May 15, 2023

New Federal Paper Shows the Value of Direct Deposit in Delivering Economic Impact Payments


Michael W. Kahn

Michael W. Kahn


Direct Deposit Logo with background

When Nacha says “Direct Deposit Delivers” we mean it. A new paper from the federal government helps back that up.

Researchers from the Treasury Department, IRS and U.S. Census Bureau took a detailed look at who received funds, and when, from the first round of economic impact payments (EIPs) in 2020. Among the findings is how big a role Direct Deposit played in quickly getting money where it needed to go.

Payment methods for first round EIPs were primarily based on 2019 tax returns, with taxpayers who had opted for a Direct Deposit refund receiving EIPs by Direct Deposit. Those who had not gotten Direct Deposit refunds had the option to visit a special section on the IRS website to enter banking information for Direct Deposit of EIPs. 

The results speak for themselves.

The coronavirus relief bill stipulated that the Treasury should issue EIPs “as rapidly as possible.” Direct Deposit played a key role there. Once the government was ready to make the payments, Direct Deposit EIPs were the first to be issued, with researchers noting the first paper checks were sent within four weeks of the bill’s passage.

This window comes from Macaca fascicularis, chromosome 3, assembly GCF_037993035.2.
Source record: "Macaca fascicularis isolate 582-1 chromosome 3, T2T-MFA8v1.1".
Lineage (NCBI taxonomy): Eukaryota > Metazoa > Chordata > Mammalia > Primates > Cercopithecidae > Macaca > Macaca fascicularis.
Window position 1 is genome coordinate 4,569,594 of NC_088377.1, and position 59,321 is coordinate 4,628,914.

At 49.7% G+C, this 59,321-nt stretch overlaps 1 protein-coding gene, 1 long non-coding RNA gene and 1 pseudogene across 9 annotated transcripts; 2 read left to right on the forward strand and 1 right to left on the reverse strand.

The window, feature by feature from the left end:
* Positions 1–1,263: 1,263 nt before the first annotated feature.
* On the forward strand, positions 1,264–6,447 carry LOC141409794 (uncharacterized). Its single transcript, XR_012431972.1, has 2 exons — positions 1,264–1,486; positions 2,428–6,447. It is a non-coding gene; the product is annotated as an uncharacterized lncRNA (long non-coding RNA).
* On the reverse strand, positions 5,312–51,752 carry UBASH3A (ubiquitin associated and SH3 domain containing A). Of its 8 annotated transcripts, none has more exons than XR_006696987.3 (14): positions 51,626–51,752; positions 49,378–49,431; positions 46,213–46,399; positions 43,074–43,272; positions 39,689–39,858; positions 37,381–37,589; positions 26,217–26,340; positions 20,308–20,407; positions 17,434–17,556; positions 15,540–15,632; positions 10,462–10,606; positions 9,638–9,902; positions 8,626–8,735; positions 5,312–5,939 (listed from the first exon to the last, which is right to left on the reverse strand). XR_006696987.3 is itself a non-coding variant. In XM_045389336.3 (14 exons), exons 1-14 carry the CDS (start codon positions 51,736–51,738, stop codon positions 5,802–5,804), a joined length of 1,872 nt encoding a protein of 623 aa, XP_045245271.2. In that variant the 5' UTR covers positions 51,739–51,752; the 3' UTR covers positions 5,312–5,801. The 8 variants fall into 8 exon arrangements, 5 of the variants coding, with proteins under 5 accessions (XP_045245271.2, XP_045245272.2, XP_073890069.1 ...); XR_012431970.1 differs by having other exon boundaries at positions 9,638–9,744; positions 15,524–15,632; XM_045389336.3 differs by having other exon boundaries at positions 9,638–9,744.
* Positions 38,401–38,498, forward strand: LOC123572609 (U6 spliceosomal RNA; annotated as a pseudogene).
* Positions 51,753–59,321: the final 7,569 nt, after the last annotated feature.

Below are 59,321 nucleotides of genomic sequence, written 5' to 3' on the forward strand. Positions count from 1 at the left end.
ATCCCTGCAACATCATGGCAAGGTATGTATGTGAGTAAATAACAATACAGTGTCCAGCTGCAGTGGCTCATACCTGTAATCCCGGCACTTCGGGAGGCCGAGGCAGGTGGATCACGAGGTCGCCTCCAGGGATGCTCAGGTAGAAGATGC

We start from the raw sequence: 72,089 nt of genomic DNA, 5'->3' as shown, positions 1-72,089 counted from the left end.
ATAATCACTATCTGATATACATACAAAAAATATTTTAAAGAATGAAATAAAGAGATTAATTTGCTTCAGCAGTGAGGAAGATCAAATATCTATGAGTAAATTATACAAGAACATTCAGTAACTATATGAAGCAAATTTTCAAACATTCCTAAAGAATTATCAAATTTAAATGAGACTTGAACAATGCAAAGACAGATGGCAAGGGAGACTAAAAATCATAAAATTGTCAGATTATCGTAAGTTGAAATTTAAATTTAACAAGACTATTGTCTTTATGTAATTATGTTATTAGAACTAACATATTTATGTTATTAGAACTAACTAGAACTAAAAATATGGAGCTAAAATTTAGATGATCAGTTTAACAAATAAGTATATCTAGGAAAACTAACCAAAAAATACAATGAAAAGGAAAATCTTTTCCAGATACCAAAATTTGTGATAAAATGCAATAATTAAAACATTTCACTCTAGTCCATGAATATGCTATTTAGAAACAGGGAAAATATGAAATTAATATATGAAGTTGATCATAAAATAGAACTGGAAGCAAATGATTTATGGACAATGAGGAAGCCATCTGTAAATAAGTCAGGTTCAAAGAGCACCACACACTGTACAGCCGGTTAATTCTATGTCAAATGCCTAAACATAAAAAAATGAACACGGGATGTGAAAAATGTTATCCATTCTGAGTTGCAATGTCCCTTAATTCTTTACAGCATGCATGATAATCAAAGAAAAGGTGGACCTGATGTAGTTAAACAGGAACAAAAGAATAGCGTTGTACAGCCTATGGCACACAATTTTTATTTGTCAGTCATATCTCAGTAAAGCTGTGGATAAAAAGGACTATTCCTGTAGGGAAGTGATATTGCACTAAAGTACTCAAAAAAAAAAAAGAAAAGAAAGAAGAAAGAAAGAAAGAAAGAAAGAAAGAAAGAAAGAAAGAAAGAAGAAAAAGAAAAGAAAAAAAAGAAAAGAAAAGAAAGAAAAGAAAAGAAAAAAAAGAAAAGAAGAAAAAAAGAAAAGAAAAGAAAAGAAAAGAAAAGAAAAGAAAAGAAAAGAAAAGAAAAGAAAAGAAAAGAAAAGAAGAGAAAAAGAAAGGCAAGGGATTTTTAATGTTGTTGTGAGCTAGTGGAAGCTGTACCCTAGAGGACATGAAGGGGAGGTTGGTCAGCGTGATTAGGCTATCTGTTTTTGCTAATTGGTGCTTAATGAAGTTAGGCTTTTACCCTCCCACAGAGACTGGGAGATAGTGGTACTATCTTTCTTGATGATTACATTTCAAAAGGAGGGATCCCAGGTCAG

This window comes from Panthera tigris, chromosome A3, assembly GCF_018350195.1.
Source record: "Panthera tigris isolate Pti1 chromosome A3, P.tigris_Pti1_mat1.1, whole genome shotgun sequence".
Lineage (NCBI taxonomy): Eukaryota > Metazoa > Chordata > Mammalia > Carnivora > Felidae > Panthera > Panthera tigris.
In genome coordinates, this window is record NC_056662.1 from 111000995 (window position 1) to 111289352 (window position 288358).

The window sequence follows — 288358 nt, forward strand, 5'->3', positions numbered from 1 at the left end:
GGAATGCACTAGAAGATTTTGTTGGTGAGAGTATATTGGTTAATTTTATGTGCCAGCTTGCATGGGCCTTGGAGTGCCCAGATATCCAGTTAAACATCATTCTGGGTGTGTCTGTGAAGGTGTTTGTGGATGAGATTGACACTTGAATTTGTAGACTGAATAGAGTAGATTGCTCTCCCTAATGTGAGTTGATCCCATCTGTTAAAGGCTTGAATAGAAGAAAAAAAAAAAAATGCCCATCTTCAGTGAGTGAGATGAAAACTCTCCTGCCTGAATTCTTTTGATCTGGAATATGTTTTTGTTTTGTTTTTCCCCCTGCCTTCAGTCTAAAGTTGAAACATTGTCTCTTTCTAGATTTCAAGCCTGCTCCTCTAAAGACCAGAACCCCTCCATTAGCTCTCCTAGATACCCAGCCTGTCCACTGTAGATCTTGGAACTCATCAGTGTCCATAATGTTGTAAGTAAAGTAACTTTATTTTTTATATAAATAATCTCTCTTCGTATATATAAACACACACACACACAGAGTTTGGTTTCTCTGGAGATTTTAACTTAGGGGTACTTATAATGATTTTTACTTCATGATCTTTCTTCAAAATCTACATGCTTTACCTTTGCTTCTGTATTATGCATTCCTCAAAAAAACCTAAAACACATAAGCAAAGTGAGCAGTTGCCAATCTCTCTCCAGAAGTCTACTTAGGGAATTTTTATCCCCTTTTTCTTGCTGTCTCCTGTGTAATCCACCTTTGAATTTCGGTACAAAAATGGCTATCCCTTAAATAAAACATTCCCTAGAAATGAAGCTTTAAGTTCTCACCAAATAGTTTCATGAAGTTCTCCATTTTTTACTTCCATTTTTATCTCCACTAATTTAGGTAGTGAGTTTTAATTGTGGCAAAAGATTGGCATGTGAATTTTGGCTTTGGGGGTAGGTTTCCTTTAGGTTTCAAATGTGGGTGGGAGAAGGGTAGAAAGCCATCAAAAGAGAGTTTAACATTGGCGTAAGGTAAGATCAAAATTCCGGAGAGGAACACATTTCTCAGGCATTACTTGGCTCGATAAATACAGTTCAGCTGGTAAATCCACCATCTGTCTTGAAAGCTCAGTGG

“By the week of April 16, electronic payments had been issued to tax units who had elected to receive a refund via direct deposit on a recent return. By the week of May 21, checks or debit cards had been sent to tax units who had filed a recent return but did not receive a refund via direct deposit and to non-filers who received benefits from the Social Security Administration, the Railroad Retirement Board, or the Department of Veterans Affairs,” researchers wrote in their working paper, “The Demographics of the Recipients of the First Economic Impact Payment.”

The paper also looked at who was first to receive their money.

“Younger individuals, lower-income tax units, and tax units with children tended to receive their EIP earlier. These groups’ higher propensity to be due a tax refund and to receive that refund via direct deposit likely drives this result,” researchers wrote.

“This finding not only challenges a view held in some quarters that young people do not use Direct Deposit, it shows quite the opposite,” said Jane Larimer, Nacha President and CEO. “In fact, 95% of tax refunds in the 2023 filing season are being sent by Direct Deposit, showing that Direct Deposit remains easy and reliable.”

“In the depths of the pandemic, Direct Deposit came through in three rounds of EIPs,” said Larimer. 

Learn more about Direct Deposit at

The working paper is available on the U.S. Census Bureau’s website.